Published March 1st 2013 by Headline
Peg always felt a little blurred, a little lacking in definition. Her mother died when she was six, her father simply disappeared, and she was brought up by her grandparents and her obese, bedridden aunt. But, despite all this, she never developed the habit of asking questions.
At least, not until she met Loz, her straight-talking, psychotherapeutically literate girlfriend, who urges her to confront her demons.
But as the skeletons come tumbling out of the family closet and the full horror of the past begins to reveal itself, Peg starts to wonder whether her youthful lack of curiosity might not have been a good thing. A very good thing indeed…
Peg is in her twenties and has very little memory of her childhood. She knows that her mother died when she was only a young child and that her father disappeared soon afterwards. She was brought up by her beloved nan and granddad, the gentle and kind Dolly and Frank together with aunty Jean – her father’s parents and sister.
Peg has never been a confident person. Although she felt loved by her grandparents and Jean, her schooldays were miserable and friendless and she has always believed everything she has been told without question. However, she now realises that she is starting to remember snippets of her childhood – is her memory playing tricks on her or is she really remembering?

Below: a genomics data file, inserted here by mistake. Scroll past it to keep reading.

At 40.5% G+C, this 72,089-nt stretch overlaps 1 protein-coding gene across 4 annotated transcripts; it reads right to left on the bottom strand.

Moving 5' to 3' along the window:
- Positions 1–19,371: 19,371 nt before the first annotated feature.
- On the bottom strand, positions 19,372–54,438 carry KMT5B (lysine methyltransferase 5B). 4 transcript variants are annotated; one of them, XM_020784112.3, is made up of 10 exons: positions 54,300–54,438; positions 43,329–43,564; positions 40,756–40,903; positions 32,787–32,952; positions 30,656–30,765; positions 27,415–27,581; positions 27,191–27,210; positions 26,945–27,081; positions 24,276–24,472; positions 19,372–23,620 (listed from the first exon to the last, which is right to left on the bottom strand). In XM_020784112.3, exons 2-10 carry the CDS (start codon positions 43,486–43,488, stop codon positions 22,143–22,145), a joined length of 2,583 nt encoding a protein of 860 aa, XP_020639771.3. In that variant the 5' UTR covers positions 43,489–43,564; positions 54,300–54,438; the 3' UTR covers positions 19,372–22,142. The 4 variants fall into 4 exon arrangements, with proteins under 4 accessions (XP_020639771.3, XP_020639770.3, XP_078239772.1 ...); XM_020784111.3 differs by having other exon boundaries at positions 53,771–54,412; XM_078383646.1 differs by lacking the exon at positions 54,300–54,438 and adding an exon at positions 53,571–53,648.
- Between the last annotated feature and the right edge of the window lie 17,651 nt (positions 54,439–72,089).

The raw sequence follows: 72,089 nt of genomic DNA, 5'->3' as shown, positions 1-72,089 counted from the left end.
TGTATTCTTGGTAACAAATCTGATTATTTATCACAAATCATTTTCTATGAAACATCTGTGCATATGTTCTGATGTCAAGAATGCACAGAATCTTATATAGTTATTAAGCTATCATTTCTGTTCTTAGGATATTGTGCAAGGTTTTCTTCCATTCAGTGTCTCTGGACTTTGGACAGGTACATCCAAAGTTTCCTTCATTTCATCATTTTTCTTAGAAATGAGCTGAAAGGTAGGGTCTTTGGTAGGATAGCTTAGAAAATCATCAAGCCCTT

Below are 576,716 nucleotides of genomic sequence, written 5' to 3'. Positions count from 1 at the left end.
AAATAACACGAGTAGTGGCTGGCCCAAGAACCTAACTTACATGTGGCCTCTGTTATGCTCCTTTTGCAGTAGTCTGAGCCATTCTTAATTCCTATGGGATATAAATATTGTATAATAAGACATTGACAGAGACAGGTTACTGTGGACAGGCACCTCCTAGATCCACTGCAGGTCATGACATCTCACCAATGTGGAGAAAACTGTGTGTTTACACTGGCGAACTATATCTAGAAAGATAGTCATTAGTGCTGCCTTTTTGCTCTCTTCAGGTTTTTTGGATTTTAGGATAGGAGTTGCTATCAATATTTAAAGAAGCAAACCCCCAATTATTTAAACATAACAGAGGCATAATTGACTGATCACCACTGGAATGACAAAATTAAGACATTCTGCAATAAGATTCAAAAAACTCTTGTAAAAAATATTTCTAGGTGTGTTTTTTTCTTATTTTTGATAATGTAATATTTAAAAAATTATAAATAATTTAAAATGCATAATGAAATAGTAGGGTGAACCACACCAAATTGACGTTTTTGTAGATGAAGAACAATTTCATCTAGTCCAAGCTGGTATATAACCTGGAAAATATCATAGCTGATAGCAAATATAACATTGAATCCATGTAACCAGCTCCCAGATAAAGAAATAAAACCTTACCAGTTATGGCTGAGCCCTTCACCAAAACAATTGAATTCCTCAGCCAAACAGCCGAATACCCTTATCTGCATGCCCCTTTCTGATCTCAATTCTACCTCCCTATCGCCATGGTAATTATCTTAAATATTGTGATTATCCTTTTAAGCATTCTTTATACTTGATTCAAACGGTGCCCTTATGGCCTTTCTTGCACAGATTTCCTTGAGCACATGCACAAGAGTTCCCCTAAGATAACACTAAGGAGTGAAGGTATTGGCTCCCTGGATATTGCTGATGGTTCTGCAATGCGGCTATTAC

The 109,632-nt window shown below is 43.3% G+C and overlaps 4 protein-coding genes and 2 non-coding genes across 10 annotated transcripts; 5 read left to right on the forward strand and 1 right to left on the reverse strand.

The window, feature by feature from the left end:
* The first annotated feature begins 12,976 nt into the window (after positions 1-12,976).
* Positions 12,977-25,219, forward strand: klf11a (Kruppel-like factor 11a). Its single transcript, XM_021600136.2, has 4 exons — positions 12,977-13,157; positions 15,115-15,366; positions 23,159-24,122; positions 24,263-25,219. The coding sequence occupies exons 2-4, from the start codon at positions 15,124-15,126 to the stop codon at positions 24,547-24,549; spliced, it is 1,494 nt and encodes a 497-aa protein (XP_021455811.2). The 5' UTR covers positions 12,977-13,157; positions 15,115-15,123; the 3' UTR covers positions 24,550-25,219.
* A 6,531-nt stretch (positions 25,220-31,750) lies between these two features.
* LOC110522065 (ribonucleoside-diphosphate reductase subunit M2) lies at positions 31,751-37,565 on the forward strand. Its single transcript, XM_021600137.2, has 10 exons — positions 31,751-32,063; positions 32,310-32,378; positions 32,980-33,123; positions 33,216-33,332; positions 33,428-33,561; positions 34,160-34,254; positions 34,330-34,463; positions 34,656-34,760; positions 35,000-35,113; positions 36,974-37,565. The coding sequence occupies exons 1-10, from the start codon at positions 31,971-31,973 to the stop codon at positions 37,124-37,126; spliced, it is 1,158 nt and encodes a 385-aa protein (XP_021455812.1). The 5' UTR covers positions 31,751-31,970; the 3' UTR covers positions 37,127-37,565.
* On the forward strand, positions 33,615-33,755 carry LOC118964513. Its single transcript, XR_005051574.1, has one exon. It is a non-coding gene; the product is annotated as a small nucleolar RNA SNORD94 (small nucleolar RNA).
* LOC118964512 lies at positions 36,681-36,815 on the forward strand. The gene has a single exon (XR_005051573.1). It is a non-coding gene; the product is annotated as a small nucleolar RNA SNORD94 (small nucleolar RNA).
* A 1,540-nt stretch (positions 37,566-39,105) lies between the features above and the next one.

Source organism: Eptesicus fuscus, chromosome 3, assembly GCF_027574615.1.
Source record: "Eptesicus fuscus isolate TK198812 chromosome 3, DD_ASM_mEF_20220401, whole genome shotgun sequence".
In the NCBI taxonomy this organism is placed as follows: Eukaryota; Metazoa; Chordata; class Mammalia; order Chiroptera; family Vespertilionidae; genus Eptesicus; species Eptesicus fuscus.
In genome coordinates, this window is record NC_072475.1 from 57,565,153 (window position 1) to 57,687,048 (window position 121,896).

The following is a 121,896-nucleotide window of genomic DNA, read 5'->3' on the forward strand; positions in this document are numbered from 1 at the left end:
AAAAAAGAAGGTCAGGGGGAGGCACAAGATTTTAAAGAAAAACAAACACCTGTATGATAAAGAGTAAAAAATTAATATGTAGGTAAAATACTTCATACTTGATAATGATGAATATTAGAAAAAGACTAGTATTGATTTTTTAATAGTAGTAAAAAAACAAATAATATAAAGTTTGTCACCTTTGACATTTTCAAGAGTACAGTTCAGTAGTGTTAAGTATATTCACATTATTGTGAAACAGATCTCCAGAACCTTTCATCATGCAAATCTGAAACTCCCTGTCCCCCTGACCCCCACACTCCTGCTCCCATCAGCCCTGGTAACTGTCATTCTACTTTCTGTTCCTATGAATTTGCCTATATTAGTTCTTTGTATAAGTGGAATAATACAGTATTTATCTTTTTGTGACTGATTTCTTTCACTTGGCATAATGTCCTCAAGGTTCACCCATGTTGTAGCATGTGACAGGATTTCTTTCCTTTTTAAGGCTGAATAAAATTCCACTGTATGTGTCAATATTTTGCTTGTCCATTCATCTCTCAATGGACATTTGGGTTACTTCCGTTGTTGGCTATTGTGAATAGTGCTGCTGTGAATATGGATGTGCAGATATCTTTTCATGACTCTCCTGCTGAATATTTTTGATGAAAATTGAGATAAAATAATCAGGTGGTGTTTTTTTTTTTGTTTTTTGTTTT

There are some very unlikeable characters in Peg’s life. Her father seemed to be a shady character – a nightclub owner who appeared to be involved in some unlawful activities. Her aunty Jean is a vile character, she is manipulative and despite being bedridden for many years due to her obesity, she still insists on continuing to eat her own bodyweight in food and smoking her cigarettes in between puffing on her oxygen mask. I didn’t really warm to Peg either at first – I thought she was too meek and too easily manipulated by other people, especially her feisty girlfriend Loz and her aunty Jean.
This was a slow burner of a story and whilst not an edge of your seat thriller, it starts very slowly with the tension building throughout the book, with sinister twists and turns until the conclusion – which I never saw coming. Peg, with Loz’s help, tries to put together her fragments of memory and find out the truth concerning her family never imagining the danger heading her way.
This was an excellent read and I would certainly recommend it.
Book received through the Amazon Vine review programme
Author website: http://juliacrouch.co.uk